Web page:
'Medal of Honor' Review - Danger Closer

Medal of Honor Review Header

UPDATE: Added impressions of the multiplayer based on final retail code.

Do yourself a favor with "Medal of Honor." Treat it like an atmospheric joint. Yank the shades, crank up the surround, and sit on top of the action. You'll feel disgust as you turn foes' heads into miasmic plumes of viscera with the crushing power of a sniper rifle; your choler will rise alongside a general's as you're forced into a battle you don't want; and you'll feel choking tension and fear as you shack hop in the middle of a dimly-populated urban wasteland that you've created.

You'll be immersed in other words. "Medal of Honor" has that rare ability to suck you in, conjure all sorts of emotions, and then spit you back out.

The Basics

You play as a smattering of American soldiers engaged in the Afghanistan war in a slew of events leading up to a large, but unseen battle. The game's structure is that of a modern FPS highlight reel: you'll hut hop, defend or take a strategic positions, and then drive an ATV, snipe, pilot a helicopter, and become a turret gunner in other sections. While derivative, each piece of the campaign is unique in that it's grounded in our reality -- a grim, teeth-clenching reality, I'll add, that is sometimes terrifying to witness.

The Highs

Mechanically Sound

Everything that you could want from the controls and shooting/killing systems of a modern warfare title are present and accounted for. Bullets have impact, guns have heft, the physics aren't dodgy, and dudes aren't bullet sponges. The friendly AI specifically is a unique highpoint: your buds don't miss often, nor do they stumble into your crosshairs.

This Seems Almost Too Real

I don't know what war is like, much less the Afghanistan war. But "Medal of Honor" manages to feel like a realistic portrayal of it. Low enemy counts and great level design give the game an edge, making each confrontation feel impactful, and more importantly, human -- you're not a turret in a shooting gallery knocking down Taliban targets at will (until the latter half of the game, at least). There's a certain intensity that the game oozes as a result of the superb execution of its first half that forces a gamut of emotion, ranging from stress, to fear, to horror, and even hopelessness and melancholy. I've yet to feel anything quite like this in a video game before.

Oh, The Things You'll See

Not all battles are fought with boots on the ground, and while I think the game's vehicle sections in particular detract from the moody atmosphere, they're valuable additions. The Apache helicopter parts in particular, which have you manning a mounted gun and firing infinite rockets, are noteworthy, as they pull you out of your low-impact states and turn you into a weapon capable crippling cities. Smart writing makes these transitions away from standard play easy to swallow.

The Lows

You're Pulling Me Out, Here

The gamey aspects pull you out of "Medal of Honor." In particular, jumps to the "Greatest Hits" vehicle or actions sections, the discovery of a level's invisible borders, seeing a foe spawn, or kicking in door after door all dissolve the emotion the game conjures. A big change in the design direction towards the latter part of the campaign does so irreparably, as it starts throwing hordes of enemies at you to kill. Until this point, the game reinforces you as just being a dude -- not some sort of Taliban-squashing Terminator.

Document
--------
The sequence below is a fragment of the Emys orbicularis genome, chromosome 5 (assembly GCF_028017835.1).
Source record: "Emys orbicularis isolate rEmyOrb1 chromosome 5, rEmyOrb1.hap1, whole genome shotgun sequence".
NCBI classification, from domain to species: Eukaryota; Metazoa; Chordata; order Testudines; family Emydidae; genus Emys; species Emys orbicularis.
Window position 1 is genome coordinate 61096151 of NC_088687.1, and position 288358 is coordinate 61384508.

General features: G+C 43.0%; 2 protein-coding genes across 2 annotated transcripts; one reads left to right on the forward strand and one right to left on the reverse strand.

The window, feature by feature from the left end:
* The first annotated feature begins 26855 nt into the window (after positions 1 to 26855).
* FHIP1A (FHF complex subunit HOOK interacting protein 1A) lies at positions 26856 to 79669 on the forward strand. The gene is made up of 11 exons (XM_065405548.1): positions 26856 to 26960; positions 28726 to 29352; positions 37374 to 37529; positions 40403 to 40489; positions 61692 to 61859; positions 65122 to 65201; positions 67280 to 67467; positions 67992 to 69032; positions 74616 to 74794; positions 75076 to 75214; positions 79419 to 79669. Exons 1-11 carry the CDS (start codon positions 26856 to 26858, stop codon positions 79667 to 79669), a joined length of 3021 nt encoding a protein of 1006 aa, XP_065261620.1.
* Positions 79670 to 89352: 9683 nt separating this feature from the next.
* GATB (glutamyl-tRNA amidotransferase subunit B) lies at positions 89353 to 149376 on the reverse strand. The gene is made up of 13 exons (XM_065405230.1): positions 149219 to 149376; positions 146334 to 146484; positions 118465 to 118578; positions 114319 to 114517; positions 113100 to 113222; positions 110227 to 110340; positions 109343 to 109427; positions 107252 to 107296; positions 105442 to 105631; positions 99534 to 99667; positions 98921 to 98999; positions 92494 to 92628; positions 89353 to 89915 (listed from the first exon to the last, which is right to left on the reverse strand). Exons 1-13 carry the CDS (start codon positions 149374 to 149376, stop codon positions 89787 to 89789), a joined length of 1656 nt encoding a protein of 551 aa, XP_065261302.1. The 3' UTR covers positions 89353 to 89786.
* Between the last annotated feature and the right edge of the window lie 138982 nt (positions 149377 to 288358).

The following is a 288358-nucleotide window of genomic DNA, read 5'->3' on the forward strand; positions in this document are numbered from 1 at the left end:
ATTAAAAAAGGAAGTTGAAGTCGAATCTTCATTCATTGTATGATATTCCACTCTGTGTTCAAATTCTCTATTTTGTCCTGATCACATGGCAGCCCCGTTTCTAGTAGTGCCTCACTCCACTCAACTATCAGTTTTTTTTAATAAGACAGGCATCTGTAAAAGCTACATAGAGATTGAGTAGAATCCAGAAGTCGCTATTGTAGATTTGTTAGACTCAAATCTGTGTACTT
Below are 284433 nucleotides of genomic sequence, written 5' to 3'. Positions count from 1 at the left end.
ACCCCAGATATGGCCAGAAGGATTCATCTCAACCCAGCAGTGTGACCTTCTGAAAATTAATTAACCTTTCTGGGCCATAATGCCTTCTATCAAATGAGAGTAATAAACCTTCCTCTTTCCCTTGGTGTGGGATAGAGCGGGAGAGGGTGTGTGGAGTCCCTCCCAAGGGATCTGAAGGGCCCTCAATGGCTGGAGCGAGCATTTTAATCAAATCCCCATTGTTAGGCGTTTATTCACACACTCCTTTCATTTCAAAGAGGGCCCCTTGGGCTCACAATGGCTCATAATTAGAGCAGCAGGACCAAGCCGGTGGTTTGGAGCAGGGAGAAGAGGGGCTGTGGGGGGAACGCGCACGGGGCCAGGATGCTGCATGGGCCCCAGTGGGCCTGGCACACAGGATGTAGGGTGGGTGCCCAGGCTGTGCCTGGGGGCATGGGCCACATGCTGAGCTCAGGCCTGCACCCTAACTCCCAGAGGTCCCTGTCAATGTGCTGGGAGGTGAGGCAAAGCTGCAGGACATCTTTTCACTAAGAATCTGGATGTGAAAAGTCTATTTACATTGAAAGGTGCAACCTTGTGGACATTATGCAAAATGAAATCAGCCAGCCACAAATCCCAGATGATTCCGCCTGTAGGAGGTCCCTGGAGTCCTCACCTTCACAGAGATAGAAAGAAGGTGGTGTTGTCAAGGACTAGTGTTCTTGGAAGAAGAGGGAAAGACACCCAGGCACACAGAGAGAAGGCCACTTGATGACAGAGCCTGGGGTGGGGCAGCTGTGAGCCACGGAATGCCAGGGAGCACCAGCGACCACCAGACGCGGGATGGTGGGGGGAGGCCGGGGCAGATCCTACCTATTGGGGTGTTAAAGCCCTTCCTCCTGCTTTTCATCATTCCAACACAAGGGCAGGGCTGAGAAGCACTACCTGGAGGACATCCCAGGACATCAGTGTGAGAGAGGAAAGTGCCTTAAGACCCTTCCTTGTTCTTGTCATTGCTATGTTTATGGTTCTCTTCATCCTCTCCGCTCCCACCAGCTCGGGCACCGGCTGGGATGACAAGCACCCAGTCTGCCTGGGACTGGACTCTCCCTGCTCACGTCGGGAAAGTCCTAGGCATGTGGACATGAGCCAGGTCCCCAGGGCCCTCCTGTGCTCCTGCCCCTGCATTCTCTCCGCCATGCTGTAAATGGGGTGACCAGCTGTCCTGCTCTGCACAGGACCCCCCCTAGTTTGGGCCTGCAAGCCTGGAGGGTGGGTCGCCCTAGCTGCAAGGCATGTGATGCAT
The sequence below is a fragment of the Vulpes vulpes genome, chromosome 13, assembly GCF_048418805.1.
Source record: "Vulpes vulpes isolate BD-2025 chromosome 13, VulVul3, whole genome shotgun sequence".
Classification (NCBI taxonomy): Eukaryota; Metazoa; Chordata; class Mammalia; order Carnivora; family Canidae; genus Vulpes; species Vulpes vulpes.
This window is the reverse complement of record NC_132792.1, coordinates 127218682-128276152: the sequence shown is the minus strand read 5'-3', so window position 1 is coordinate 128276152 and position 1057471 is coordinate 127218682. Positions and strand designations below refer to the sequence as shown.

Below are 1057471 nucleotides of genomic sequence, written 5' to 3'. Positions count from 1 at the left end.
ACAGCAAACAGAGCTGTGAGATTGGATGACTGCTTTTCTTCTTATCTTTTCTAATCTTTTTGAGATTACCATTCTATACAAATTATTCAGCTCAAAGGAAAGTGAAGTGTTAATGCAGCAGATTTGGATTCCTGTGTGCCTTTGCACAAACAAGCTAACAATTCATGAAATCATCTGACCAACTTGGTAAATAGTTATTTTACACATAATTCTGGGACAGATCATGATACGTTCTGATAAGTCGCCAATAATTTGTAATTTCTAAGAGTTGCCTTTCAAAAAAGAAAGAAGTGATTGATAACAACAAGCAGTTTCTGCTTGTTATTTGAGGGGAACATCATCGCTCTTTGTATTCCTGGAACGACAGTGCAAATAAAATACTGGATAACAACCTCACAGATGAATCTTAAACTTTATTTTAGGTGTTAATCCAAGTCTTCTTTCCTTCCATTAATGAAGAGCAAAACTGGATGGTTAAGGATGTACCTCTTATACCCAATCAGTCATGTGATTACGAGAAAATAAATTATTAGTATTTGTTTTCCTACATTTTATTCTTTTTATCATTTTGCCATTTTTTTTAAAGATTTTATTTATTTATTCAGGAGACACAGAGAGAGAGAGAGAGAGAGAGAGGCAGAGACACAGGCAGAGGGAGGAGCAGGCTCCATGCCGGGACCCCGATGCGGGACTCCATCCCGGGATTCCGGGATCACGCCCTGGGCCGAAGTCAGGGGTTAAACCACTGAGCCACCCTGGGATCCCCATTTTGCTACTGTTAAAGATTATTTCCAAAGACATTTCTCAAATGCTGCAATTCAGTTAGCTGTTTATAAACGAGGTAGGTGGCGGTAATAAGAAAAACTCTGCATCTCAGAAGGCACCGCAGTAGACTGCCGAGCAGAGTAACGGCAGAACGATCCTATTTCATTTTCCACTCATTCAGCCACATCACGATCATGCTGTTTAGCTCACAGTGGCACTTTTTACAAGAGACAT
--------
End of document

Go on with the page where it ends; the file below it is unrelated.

It's A Little Buggy

Animation glitches are commonplace. Some are as minor as an insurgent who turns as if his own men are the threat. Other hitches are more game-breaking severe. Several times in the campaign, I had trouble with getting an event to trigger because a character was stuck in place or, in the worst case, running into a wall. I think the auto-save feature might hurt you once or twice as well, as it doesn't seem to have a regard for enemy presence.

Who Is This Dude?

"Medal of Honor" is stone cold linear and you'll feel no connection with the men you control, despite the game's grip on its narrative. This is unfortunate, as the story eventually wants you to sympathize and identify with one set of four characters in particular.

The Multiplayer

"Medal of Honor's" multiplayer includes your normal array of adversarial modes and persistent experience systems. Unlike most shooters, "Medal of Honor" is light on classes, offering only three: assault, sniper, and spec ops. This lack of support classes is telling of the pacing: matches move too frantically for support to have an effect, and the maps are much too cramped and vertical-heavy to make moving out into the open a smart idea.

I'm not sure what EA DICE, the creators, were going for here. The speed is fast, sure, but it is to the component's detriment. There is no time to strategize, you'll hardly ever live long enough to use killstreak special abilities, and you're often reduced to camping in order to either A) wait for idiots to bother attempting to run out of their spawn or B) kill people while they are spawning and helpless. There's just not a lot to enjoy overall, though, like all shooters, every match has its moment or two -- when the servers are working, which as of now, they aren't operating at an acceptable level.

The Verdict

The influence many modern warfare titles have had on "Medal of Honor" is clear, but "Medal of Honor" does offer things other games don't. It can boast a clear, concise story that doesn't get muddled in its own war-porn fantasy. More importantly, however, it can boast that it offers a disturbingly realistic and haunting view of a war that, actually, sucks you in. "Medal of Honor" is a solid and entertaining title, but I urge you to play for the atmospheric offering. There's no modern shooter like it.